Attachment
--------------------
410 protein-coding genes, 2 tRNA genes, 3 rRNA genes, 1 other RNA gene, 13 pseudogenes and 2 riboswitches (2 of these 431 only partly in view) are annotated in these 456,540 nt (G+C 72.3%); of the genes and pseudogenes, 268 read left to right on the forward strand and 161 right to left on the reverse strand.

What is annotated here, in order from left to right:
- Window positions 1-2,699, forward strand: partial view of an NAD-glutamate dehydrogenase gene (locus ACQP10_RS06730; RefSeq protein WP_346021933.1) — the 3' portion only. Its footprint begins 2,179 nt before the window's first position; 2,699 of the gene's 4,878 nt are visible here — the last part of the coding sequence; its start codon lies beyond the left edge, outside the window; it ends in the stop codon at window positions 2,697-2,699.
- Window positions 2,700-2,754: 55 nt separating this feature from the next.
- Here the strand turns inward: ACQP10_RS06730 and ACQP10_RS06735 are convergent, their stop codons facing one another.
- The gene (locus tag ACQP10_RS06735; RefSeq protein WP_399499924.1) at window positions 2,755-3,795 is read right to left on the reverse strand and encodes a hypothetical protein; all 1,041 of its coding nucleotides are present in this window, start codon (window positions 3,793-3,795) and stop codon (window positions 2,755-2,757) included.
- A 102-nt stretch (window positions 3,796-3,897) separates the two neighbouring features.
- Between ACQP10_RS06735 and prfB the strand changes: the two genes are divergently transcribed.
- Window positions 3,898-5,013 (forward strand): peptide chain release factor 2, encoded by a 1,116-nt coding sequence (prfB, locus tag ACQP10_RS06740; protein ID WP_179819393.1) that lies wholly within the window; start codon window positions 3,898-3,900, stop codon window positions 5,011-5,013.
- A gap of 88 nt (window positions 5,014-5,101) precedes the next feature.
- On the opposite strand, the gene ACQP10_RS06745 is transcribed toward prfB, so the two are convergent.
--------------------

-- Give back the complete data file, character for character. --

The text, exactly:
410 protein-coding genes, 2 tRNA genes, 3 rRNA genes, 1 other RNA gene, 13 pseudogenes and 2 riboswitches (2 of these 431 only partly in view) are annotated in these 456,540 nt (G+C 72.3%); of the genes and pseudogenes, 268 read left to right on the forward strand and 161 right to left on the reverse strand.

What is annotated here, in order from left to right:
- Window positions 1-2,699, forward strand: partial view of an NAD-glutamate dehydrogenase gene (locus ACQP10_RS06730; RefSeq protein WP_346021933.1) — the 3' portion only. Its footprint begins 2,179 nt before the window's first position; 2,699 of the gene's 4,878 nt are visible here — the last part of the coding sequence; its start codon lies beyond the left edge, outside the window; it ends in the stop codon at window positions 2,697-2,699.
- Window positions 2,700-2,754: 55 nt separating this feature from the next.
- Here the strand turns inward: ACQP10_RS06730 and ACQP10_RS06735 are convergent, their stop codons facing one another.
- The gene (locus tag ACQP10_RS06735; RefSeq protein WP_399499924.1) at window positions 2,755-3,795 is read right to left on the reverse strand and encodes a hypothetical protein; all 1,041 of its coding nucleotides are present in this window, start codon (window positions 3,793-3,795) and stop codon (window positions 2,755-2,757) included.
- A 102-nt stretch (window positions 3,796-3,897) separates the two neighbouring features.
- Between ACQP10_RS06735 and prfB the strand changes: the two genes are divergently transcribed.
- Window positions 3,898-5,013 (forward strand): peptide chain release factor 2, encoded by a 1,116-nt coding sequence (prfB, locus tag ACQP10_RS06740; protein ID WP_179819393.1) that lies wholly within the window; start codon window positions 3,898-3,900, stop codon window positions 5,011-5,013.
- A gap of 88 nt (window positions 5,014-5,101) precedes the next feature.
- On the opposite strand, the gene ACQP10_RS06745 is transcribed toward prfB, so the two are convergent.